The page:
O2 Academy Sheffield, September 30, 2017
Party starters. Rabble rousers. And dare we say it, metal messiahs.
Yes, Orange Goblin don’t have the international clout they have long deserved, but on home soil, on a Saturday night, playing to a packed hall of doom heads, stoner freaks and groove-worshippers, they sound like the best band in the world.
Back for their second stint at HRH Doom Vs Stoner, the Londoners made sure that no-one left without a smile on their face, or indeed without an aching neck, by kicking-out time. They have festival shows down to a tee, these lads. They know how to work a crowd, how to make sure everyone feels part of something special. They’re adept at creating a sense of community, a place where the hassles and heartaches of everyday existence feel a million miles away.
What’s the secret? Start with towering frontman Ben Ward, resplendent in his Entombed t-shirt, bellowing out anthems like Some You Win, Some You Lose and Scorpionica. Then check out guitarist Joe Hoare – one of the UK’s most underrated six-stringers – whose infectious riffs have a life of their own. And then there’s the gargantuan rhythm section of Martyn Millard and Chris Turner, the bassist and drummer who been bringing the thunder to Orange Goblin since 1995, and at this two-day shindig, shook the Academy to its foundations.
Indeed, the quartet – together for 22 years – were as tight and confident as ever in Sheffield. Familiarity breeds contempt, or arrogance, where some bands are concerned. Not with Orange Goblin, who’ve spent more than two decades at rock’s rough and ready edges, strengthening their bonds with their fans at every step, and making the transition from stoner rock basecamp to the top of the metal mountain with real aplomb.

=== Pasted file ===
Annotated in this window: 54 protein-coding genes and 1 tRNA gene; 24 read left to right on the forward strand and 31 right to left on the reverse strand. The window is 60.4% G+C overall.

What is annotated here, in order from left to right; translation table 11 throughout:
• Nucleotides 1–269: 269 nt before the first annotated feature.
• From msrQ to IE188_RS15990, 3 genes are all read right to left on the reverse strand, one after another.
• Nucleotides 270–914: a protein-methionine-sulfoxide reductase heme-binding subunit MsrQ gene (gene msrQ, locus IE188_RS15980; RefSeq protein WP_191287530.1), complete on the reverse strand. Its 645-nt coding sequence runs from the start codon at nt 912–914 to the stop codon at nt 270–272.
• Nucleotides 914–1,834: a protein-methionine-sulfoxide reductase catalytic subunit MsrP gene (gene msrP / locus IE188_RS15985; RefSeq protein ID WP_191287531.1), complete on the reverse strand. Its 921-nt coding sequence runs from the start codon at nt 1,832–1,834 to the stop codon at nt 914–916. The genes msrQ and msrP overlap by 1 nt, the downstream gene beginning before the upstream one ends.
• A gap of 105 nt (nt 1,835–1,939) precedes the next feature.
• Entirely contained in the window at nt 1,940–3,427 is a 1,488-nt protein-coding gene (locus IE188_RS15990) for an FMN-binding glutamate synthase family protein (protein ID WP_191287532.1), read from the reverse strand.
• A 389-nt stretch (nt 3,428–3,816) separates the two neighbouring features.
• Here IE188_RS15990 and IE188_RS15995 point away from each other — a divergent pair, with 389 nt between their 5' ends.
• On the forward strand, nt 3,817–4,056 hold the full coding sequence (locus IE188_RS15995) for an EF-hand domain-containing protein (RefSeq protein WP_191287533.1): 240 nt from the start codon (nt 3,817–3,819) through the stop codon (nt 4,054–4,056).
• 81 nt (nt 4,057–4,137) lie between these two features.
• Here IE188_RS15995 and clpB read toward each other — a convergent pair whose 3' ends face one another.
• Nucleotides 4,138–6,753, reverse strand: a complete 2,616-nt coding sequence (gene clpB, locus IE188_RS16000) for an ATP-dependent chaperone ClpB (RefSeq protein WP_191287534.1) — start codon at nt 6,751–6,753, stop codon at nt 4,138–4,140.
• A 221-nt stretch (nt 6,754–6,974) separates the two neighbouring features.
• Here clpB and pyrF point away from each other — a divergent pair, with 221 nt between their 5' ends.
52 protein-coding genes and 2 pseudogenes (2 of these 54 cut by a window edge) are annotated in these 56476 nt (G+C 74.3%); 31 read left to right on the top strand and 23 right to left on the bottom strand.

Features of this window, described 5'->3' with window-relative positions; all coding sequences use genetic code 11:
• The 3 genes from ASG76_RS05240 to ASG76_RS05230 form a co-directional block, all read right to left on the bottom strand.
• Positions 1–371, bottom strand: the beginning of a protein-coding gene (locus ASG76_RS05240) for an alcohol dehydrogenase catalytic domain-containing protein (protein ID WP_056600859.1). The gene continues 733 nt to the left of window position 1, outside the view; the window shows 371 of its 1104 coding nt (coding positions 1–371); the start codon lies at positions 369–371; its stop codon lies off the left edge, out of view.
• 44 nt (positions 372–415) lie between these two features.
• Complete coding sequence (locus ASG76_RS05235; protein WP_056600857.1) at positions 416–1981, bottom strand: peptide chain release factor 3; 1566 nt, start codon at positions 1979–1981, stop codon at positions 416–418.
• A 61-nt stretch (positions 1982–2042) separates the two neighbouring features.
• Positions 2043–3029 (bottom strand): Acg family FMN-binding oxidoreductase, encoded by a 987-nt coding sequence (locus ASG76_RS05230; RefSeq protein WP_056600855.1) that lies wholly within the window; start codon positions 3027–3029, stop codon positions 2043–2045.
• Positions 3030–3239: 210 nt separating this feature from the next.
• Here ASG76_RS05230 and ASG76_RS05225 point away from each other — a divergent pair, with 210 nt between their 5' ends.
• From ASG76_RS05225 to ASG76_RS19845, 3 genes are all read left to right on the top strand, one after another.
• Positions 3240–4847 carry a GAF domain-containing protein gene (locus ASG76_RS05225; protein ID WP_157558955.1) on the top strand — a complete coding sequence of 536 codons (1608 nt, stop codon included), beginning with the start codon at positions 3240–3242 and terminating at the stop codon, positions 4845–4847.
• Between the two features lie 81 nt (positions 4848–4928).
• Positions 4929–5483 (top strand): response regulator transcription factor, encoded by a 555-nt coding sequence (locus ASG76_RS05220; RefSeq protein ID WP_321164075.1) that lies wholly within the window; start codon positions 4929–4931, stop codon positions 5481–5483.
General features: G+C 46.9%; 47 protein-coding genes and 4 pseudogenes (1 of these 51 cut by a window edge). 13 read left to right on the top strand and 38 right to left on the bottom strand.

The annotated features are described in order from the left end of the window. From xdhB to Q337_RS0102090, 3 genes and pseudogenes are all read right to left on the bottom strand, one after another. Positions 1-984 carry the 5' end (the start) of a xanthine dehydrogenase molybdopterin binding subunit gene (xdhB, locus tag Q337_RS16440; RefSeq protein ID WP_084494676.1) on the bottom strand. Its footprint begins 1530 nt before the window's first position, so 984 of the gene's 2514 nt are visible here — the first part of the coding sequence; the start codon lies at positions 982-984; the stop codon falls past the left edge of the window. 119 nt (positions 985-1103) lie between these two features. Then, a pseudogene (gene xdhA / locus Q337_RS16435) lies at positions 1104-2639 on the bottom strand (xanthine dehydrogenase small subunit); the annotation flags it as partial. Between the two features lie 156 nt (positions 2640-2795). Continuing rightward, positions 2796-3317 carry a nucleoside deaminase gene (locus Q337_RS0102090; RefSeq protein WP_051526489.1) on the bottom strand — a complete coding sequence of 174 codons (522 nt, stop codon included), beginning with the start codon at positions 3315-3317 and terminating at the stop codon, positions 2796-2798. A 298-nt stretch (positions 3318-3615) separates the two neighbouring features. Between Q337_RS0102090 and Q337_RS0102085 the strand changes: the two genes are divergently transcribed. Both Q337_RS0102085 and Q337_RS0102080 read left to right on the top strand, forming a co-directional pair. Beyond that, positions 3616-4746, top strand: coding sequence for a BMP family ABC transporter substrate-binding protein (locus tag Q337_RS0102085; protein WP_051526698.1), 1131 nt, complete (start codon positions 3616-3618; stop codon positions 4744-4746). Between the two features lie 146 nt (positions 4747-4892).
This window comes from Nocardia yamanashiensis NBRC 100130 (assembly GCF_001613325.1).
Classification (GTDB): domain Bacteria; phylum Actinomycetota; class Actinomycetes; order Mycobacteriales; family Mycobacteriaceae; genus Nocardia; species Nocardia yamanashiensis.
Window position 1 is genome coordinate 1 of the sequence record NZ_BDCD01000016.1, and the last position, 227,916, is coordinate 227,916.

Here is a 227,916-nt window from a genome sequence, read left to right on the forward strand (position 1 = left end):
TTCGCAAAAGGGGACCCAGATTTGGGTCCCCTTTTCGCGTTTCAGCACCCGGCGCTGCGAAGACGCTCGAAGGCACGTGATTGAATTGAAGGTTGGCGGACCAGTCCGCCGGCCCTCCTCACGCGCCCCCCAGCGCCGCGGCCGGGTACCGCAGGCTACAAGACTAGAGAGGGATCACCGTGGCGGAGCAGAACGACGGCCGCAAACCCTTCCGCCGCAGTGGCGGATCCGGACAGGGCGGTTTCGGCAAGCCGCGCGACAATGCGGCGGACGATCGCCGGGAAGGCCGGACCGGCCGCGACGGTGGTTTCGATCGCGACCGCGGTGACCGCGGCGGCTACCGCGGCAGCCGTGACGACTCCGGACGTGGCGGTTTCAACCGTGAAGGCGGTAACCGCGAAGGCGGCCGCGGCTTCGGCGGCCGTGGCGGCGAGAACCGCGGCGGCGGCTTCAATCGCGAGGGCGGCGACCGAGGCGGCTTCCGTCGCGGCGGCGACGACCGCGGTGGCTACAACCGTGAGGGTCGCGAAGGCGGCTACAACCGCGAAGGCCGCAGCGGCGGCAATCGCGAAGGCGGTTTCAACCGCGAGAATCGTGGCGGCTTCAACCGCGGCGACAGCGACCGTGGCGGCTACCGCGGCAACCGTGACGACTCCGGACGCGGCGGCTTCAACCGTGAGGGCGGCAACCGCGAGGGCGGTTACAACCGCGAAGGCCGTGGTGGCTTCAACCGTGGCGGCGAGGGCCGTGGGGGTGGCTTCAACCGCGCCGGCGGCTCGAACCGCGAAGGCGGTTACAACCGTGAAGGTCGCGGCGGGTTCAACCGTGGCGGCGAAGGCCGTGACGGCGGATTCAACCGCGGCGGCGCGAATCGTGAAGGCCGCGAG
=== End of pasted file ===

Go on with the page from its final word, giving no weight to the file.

Yet it’s only when the band are afforded a lengthy headlining slot that you can really appreciate the true depth of their back catalogue. At HRH’s Sabbathian love-in, for instance, the desert meets southern vibes of Time Travelling Blues mixed with Motörheadbanger The Devil’s Whip, zombie-hymn They Come Back (dedicated by Ward to the late George A Romero) and a steaming version of The Fog. Their songs are so potent that despite being on crutches, Saint Vitus guitarist Dave Chandler rejected the safety of the dressing room and cheered along with everyone else from his perch at the bar. And at one point, his bandmate, Down and Crowbar alumnus Pat Bruders, even joined Ward on stage, cheerily adding his backing vocals to the mix.
Moments like that make you wonder where Orange Goblin would be if they born in New Orleans, Washington DC or New York. And in another, more just universe, the boys would surely be headlining arenas. But perhaps that would put an end to night like this one, where the metal community – bands and fans alike – came together to get wasted… and rock out.
And we wouldn’t want that to stop, now would we?